On World TV Day, the United Nations put its spotlight on the key role television plays in focusing the world's attention on a wide array of issues - ranging from the environment to conflicts and other pressing economic and social issues.
At a panel discussion event on Tuesday, the UN showcased collaborations between the TV industry and international organizations on various ways to educate people in an entertaining fashion.
Blending the goals of her activism with her work on the American drama series Graceland, Serinda Swan spoke about how she was able to infiltrate entertainment with philanthropy, spotlighting her work on human trafficking.
She had her character sold into a sex trafficking ring, "so that our viewers get to see what really happens to these girls."
And it worked. Ms. Swan has had people tell her that they have made life-altering changes because of watching the show.
Also on the panel, Raeshem Nijhon, the producer of MTV's Rebel Music and the upcoming Girly TV series has turned her attention to women's issues.
Pointing out how timely Girly is, she noted the importance of going "beyond the idea of perfection for women and girls" and instead focus on "women who are whole and flawed."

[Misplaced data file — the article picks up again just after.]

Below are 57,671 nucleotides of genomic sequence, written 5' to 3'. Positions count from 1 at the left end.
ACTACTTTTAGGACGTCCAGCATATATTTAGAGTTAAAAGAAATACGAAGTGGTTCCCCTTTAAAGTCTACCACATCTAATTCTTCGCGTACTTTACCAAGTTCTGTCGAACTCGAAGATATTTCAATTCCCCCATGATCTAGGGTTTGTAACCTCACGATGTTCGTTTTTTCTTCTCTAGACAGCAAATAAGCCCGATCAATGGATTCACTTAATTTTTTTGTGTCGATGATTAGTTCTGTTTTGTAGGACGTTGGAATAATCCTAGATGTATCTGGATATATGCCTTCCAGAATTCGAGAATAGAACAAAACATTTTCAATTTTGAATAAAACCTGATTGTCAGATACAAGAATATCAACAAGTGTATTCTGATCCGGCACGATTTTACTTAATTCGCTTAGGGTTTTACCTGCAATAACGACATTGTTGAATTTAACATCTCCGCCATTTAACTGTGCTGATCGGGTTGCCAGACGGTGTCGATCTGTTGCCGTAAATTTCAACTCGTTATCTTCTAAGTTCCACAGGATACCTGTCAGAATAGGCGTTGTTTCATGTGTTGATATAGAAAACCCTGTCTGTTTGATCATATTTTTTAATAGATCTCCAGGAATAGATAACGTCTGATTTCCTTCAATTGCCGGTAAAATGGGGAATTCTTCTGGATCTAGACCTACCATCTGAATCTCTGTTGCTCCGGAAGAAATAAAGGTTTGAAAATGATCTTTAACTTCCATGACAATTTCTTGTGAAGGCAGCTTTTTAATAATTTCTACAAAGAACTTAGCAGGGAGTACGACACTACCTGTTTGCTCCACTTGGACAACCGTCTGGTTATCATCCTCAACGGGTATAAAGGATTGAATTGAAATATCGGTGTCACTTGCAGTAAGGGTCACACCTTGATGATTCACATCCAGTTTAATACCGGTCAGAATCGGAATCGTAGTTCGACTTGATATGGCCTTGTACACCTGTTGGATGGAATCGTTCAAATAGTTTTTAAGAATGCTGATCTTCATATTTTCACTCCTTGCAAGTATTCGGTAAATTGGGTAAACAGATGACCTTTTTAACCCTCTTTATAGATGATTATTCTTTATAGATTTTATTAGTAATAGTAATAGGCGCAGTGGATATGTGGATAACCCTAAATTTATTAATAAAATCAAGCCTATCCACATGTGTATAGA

Ms. Nijhon underscored that real people could watch the TV show, connect with a character, and become invested in what that character goes through - using the spotlight on pop culture to wrap important issues in.
For his part, producer Neal Weinberg's has created half-hour episodes of ASPIREist, which encourage millennials to look at relevant issues.
One example is an episode on 'Stop Sucking' that inspires audiences to break the habit of using plastic straws, showing the damage they do to the environment.
The shows will also be clipped for easy social sharing and feature a call to action for viewers.